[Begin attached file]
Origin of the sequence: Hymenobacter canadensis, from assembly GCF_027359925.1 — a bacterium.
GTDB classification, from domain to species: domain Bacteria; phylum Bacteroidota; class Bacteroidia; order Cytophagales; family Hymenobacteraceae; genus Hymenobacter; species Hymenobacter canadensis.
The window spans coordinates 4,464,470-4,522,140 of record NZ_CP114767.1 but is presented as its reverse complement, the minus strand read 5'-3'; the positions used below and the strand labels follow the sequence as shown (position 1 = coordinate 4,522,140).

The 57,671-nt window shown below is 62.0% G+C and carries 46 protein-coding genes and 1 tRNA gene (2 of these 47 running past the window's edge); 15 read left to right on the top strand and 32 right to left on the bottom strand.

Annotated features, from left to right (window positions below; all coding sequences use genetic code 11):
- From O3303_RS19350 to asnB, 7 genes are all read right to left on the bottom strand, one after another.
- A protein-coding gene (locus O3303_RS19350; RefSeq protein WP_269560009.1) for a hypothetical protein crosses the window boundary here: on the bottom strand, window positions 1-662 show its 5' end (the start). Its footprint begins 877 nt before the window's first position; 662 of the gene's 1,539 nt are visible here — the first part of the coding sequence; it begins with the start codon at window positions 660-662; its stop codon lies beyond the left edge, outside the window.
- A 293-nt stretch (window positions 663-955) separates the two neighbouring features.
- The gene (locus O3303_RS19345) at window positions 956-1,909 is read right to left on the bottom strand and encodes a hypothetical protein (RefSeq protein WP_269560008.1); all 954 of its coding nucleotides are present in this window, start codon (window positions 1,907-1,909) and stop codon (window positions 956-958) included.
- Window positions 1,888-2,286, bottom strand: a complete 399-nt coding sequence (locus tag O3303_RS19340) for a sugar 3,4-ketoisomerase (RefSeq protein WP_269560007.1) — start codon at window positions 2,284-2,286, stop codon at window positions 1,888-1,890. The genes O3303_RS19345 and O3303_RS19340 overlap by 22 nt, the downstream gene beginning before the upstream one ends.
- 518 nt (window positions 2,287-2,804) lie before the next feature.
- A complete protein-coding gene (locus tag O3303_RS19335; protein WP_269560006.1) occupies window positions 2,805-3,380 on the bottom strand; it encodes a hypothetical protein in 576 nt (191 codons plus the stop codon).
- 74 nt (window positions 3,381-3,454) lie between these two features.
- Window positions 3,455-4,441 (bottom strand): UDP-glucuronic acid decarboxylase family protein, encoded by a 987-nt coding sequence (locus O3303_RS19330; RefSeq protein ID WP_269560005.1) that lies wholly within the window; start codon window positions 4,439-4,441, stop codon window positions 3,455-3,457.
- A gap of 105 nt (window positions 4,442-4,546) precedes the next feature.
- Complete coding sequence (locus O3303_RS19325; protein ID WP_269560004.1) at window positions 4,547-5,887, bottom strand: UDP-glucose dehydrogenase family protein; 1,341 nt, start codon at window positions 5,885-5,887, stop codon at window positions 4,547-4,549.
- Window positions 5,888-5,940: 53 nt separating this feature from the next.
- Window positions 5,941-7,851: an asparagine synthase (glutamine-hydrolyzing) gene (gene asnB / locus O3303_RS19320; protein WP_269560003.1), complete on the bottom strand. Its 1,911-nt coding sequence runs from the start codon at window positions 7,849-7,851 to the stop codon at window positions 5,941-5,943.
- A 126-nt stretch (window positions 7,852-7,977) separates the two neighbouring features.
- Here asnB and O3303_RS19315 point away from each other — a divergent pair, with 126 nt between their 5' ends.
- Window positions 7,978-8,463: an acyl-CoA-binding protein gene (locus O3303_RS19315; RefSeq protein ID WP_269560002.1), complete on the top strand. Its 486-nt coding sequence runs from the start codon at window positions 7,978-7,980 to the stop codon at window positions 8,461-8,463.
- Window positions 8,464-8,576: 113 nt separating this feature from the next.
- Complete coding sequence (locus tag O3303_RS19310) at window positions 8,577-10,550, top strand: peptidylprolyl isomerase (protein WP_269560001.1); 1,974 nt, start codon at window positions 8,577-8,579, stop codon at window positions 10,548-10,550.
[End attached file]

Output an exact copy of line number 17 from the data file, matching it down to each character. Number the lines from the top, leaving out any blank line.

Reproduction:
- Window positions 5,888-5,940: 53 nt separating this feature from the next.